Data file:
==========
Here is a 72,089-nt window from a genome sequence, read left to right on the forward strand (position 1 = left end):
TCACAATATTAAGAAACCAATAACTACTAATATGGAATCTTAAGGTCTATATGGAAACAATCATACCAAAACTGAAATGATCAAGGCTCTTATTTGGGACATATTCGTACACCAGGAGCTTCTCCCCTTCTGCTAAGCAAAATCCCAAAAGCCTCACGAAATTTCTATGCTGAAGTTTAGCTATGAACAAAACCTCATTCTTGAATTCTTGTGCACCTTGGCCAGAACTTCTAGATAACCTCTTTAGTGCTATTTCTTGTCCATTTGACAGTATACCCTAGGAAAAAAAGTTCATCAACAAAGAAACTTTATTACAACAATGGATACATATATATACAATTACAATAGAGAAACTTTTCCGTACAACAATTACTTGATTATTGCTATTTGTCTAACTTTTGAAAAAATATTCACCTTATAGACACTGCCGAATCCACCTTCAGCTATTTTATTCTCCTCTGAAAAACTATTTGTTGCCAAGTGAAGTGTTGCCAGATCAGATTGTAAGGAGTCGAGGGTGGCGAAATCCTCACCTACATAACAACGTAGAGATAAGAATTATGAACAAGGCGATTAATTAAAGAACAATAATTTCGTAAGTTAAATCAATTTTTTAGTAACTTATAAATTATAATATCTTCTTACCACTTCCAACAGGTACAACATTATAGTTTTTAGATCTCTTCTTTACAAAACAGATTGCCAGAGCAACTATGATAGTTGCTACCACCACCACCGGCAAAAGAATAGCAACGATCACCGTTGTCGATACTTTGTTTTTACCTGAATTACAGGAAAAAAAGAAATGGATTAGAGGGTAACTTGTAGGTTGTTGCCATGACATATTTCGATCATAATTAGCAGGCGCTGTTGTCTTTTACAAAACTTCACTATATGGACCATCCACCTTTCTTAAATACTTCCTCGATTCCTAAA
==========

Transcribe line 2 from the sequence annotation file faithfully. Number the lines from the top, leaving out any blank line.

TCACAATATTAAGAAACCAATAACTACTAATATGGAATCTTAAGGTCTATATGGAAACAATCATACCAAAACTGAAATGATCAAGGCTCTTATTTGGGACATATTCGTACACCAGGAGCTTCTCCCCTTCTGCTAAGCAAAATCCCAAAAGCCTCACGAAATTTCTATGCTGAAGTTTAGCTATGAACAAAACCTCATTCTTGAATTCTTGTGCACCTTGGCCAGAACTTCTAGATAACCTCTTTAGTGCTATTTCTTGTCCATTTGACAGTATACCCTAGGAAAAAAAGTTCATCAACAAAGAAACTTTATTACAACAATGGATACATATATATACAATTACAATAGAGAAACTTTTCCGTACAACAATTACTTGATTATTGCTATTTGTCTAACTTTTGAAAAAATATTCACCTTATAGACACTGCCGAATCCACCTTCAGCTATTTTATTCTCCTCTGAAAAACTATTTGTTGCCAAGTGAAGTGTTGCCAGATCAGATTGTAAGGAGTCGAGGGTGGCGAAATCCTCACCTACATAACAACGTAGAGATAAGAATTATGAACAAGGCGATTAATTAAAGAACAATAATTTCGTAAGTTAAATCAATTTTTTAGTAACTTATAAATTATAATATCTTCTTACCACTTCCAACAGGTACAACATTATAGTTTTTAGATCTCTTCTTTACAAAACAGATTGCCAGAGCAACTATGATAGTTGCTACCACCACCACCGGCAAAAGAATAGCAACGATCACCGTTGTCGATACTTTGTTTTTACCTGAATTACAGGAAAAAAAGAAATGGATTAGAGGGTAACTTGTAGGTTGTTGCCATGACATATTTCGATCATAATTAGCAGGCGCTGTTGTCTTTTACAAAACTTCACTATATGGACCATCCACCTTTCTTAAATACTTCCTCGATTCCTAAA